The P4–P6 domain folds in isolation, independent of the remaining structural elements of the Tetrahymena
ribozyme. Cate et al.
) reported the crystal structure and Lipfert et al.
) presented static reconstructions of this ~160 nucleotide domain. Time-resolved SAXS studies have shown that global folding is accurately described by a two-state model, in which linear combinations of the folded and unfolded scattering curves can accurately reproduce the scattering of the intermediate time points (Schlatterer et al.
). A plot of
time after mixing with Mg
fits a single exponential equation, consistent with a single-phase collapse of the molecule (Fig. 1). Crystal structures reveal that the major feature of the folded state is a 150° bend near the middle of the RNA helix. Electrostatic repulsion in the initial, low-salt state restricts the shape of the RNA molecule to extended conformations (Das et al.
). Thus P4–P6 folding as observed by SAXS can be treated as a two-state process where, upon the addition of Mg
, P4–P6 folds nearly in half. This bent structure is stabilized by native tertiary contacts (Schlatterer et al.
Figure 1 Radius of gyration () versus time for the P4–P6 subdomain. The points are calculated from fits to the Guinier region of the data (Guinier & Fournet, 1955 ), with the errors being determined by the 95% confidence intervals. The (more ...)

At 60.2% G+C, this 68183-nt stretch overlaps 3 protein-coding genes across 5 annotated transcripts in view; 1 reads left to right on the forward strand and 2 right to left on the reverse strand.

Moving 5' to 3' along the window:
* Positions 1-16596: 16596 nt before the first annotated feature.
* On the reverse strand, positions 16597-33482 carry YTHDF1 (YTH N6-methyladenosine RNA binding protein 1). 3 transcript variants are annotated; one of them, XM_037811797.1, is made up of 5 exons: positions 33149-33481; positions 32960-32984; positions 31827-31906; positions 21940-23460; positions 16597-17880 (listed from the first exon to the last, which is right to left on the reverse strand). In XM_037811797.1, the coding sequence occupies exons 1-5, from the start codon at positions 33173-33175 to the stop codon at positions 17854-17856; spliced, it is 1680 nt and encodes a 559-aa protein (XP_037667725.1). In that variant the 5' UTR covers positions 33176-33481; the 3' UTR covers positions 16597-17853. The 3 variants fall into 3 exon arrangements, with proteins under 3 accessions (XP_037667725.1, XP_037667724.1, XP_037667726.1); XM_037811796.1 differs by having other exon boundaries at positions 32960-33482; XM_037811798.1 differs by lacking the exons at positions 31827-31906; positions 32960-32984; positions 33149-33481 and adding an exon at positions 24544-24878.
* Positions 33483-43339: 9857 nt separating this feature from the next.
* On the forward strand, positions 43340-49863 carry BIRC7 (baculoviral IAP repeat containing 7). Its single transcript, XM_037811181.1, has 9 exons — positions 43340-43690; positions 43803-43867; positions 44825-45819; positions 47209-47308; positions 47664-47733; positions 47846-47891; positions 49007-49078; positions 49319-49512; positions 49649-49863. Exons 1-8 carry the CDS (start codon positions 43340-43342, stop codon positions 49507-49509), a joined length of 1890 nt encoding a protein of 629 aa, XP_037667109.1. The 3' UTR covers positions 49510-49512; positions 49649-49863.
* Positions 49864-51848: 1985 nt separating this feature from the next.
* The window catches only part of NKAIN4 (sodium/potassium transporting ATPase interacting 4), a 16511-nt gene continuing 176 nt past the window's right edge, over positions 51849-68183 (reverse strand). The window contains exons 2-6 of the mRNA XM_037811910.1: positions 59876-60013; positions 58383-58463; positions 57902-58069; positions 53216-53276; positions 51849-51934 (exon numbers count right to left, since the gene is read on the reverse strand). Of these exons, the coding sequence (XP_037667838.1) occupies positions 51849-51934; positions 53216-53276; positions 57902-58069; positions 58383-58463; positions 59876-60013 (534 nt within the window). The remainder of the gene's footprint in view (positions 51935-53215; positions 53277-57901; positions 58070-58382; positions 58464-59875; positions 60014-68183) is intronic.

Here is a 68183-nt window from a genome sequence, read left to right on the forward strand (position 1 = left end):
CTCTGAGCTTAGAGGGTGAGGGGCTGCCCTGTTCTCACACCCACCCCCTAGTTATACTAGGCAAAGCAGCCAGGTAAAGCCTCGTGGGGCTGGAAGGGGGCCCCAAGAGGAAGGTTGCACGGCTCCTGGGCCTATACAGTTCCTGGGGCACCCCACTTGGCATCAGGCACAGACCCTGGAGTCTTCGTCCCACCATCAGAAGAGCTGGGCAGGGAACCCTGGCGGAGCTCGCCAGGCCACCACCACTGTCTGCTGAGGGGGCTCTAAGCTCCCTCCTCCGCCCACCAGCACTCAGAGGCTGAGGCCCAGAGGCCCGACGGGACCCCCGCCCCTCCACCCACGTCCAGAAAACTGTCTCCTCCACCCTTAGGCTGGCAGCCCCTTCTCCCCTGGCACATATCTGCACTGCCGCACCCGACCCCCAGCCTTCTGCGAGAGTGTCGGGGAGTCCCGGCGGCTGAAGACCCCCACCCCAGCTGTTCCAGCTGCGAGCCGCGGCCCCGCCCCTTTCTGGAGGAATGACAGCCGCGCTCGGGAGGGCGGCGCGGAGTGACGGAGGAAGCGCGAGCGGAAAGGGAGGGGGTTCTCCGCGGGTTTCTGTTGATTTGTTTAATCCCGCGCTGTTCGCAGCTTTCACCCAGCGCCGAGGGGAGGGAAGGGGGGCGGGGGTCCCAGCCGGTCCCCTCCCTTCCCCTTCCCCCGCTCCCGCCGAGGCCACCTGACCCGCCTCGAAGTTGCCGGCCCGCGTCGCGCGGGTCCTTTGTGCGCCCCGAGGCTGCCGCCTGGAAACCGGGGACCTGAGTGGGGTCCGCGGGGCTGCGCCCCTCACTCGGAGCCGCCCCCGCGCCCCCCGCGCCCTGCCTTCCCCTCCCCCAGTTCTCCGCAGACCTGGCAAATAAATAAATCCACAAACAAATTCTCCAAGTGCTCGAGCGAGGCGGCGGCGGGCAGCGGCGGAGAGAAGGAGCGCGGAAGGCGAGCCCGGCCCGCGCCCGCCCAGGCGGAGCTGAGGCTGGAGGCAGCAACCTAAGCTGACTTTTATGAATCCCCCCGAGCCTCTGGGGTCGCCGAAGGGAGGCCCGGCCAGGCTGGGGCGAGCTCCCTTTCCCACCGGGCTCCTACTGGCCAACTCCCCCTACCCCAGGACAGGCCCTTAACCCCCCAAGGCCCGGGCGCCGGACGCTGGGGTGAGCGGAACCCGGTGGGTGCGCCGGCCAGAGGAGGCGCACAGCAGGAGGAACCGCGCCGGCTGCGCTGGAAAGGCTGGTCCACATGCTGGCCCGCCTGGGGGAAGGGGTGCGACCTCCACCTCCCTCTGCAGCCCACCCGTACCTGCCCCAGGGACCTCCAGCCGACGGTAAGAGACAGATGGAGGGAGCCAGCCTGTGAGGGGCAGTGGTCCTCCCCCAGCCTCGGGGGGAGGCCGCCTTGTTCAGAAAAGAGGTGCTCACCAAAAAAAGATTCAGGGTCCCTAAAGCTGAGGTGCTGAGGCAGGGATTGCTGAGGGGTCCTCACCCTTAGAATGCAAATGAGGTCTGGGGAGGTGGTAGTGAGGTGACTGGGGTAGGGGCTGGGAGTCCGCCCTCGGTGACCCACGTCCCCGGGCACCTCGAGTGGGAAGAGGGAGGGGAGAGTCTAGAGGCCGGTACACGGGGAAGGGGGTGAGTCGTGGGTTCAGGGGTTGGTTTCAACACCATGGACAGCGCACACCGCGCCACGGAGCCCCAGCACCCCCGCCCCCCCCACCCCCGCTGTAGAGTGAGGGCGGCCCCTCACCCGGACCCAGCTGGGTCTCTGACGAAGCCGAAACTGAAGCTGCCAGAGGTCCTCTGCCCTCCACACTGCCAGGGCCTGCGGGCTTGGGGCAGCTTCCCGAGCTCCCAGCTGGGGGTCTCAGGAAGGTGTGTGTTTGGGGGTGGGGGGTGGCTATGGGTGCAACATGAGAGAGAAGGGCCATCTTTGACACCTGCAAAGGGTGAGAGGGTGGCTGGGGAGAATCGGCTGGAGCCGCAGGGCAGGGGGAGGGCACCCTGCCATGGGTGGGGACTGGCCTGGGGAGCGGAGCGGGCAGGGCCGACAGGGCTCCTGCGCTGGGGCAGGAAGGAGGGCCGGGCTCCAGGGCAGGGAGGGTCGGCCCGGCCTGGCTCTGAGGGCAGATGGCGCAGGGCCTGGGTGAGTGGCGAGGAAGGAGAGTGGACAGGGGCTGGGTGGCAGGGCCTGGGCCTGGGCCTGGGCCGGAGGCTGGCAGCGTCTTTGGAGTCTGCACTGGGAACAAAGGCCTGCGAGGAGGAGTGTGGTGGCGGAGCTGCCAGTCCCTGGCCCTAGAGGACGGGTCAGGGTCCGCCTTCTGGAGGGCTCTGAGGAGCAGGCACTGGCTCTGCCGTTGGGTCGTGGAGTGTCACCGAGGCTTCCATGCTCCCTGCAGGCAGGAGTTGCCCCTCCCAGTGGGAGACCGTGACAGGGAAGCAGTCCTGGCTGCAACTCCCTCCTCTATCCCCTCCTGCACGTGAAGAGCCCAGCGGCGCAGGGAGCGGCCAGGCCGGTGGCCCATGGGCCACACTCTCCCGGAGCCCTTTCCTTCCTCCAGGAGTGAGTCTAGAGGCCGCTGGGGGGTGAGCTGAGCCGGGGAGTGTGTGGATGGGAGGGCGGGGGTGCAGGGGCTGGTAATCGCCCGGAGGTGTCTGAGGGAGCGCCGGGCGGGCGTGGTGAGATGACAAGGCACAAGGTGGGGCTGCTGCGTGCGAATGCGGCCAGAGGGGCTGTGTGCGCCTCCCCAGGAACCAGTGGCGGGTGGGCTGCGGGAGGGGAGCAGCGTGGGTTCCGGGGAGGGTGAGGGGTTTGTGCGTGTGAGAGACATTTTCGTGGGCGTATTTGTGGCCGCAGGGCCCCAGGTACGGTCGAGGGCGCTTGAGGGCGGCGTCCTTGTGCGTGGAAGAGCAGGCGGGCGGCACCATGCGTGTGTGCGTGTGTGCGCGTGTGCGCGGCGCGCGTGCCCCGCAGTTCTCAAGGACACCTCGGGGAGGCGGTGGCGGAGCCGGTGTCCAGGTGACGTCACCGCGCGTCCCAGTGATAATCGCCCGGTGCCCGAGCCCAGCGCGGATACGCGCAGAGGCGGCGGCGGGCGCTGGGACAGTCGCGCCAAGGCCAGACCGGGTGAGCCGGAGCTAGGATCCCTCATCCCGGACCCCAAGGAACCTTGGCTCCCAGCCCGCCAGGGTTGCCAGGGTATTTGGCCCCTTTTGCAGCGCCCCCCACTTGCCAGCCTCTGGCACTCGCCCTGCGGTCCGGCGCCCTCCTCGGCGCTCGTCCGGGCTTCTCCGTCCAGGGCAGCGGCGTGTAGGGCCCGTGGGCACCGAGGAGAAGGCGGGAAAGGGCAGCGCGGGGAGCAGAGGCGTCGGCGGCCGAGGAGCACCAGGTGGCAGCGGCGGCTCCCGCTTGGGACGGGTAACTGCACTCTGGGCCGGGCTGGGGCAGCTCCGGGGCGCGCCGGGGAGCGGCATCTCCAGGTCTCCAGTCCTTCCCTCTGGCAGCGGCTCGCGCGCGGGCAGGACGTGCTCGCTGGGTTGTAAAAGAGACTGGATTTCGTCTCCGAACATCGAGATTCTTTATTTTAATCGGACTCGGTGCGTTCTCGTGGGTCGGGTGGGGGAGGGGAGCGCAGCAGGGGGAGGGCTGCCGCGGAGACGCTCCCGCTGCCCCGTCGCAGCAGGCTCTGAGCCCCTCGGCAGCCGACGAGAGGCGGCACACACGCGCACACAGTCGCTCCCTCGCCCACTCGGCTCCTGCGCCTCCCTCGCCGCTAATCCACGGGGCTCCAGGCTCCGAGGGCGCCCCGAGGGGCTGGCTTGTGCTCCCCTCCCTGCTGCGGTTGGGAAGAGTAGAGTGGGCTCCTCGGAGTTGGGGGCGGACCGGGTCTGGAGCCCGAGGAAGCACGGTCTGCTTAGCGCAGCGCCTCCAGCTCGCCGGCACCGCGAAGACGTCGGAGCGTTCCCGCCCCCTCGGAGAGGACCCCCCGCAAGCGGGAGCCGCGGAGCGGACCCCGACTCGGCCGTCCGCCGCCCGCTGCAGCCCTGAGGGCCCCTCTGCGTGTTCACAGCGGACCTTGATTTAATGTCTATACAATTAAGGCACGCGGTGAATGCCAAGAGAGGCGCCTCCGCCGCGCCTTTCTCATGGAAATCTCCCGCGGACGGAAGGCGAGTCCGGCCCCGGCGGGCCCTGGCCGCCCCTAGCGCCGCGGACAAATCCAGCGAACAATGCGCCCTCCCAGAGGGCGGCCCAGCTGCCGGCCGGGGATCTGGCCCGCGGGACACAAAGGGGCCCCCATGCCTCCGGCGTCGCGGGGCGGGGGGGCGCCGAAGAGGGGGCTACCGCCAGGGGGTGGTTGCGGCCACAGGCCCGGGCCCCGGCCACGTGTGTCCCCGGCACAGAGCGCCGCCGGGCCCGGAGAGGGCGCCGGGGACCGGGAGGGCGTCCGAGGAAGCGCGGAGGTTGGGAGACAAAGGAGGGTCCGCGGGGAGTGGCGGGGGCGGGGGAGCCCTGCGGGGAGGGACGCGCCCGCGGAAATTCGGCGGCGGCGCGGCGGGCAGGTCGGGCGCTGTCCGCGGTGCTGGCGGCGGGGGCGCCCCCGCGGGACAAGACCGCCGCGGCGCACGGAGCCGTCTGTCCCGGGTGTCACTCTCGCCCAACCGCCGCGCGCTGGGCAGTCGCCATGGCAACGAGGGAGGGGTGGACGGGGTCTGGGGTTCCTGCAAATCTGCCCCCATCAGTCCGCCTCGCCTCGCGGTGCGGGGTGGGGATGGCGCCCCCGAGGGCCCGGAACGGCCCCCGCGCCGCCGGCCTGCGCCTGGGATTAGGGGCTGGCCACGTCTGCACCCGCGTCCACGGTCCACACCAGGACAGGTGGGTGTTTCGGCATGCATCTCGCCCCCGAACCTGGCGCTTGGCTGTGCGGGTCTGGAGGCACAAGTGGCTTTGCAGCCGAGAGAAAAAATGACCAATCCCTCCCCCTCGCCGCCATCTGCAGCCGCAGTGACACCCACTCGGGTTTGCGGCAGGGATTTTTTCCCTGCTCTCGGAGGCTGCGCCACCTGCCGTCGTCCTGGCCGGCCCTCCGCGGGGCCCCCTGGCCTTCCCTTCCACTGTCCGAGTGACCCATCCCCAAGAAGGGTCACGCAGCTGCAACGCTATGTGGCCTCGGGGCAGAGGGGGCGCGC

We reconstructed shapes reported by each time-resolved SAXS profile acquired during P4–P6 folding. The initial SAXS data for these reconstructions are presented in the supplementary material of Schlatterer et al.
). These structures, pictured in Fig. 2, indicate a progression from a thin, elongated structure to a more compact state, consistent with the folding model described above. Additionally, the final state can be docked into the crystal structure (Cate et al.
) as shown in Fig. 3. The agreement between the ten individual reconstructions for each curve, indicated quantitatively by the MNSD, is good. The large-scale features of the reconstructions reproduce well over the set; however, smaller features vary from one reconstruction to the next. A typical comparison of the theoretical scattering curves of the reconstructions to the GNOM
fit and the data, shown in Fig. 4, demonstrates the fit of both GNOM
and the reconstructions to the data. To quantify the agreement we computed the signal-to-noise ratio (S/N) as
where the output from GNOM
was used as the fit. While the overall S/N was 27, quite good, the same analysis carried out on subsections of the data makes clear the lower S/N in the high-
range, as demonstrated in Table 1. The noise in the data manifests itself as minor features in the curves output by GNOM
. These features are unlikely to represent physical structure, but DAMMIN
fits every feature in the GNOM
curve precisely (Fig. 4). To compare calculated scatter from DAMMIN
to the GNOM
curve and the data, we define the mean discrepancy (MD) between two curves, as
are two curves and N
is the total number of data points in each curve. The MD between the data and the GNOM
, but the MD between the GNOM
fit and the DAMMIN
, over an order of magnitude smaller. This difference demonstrates the strong dependence of the reconstructions on the GNOM
interpretation of the data.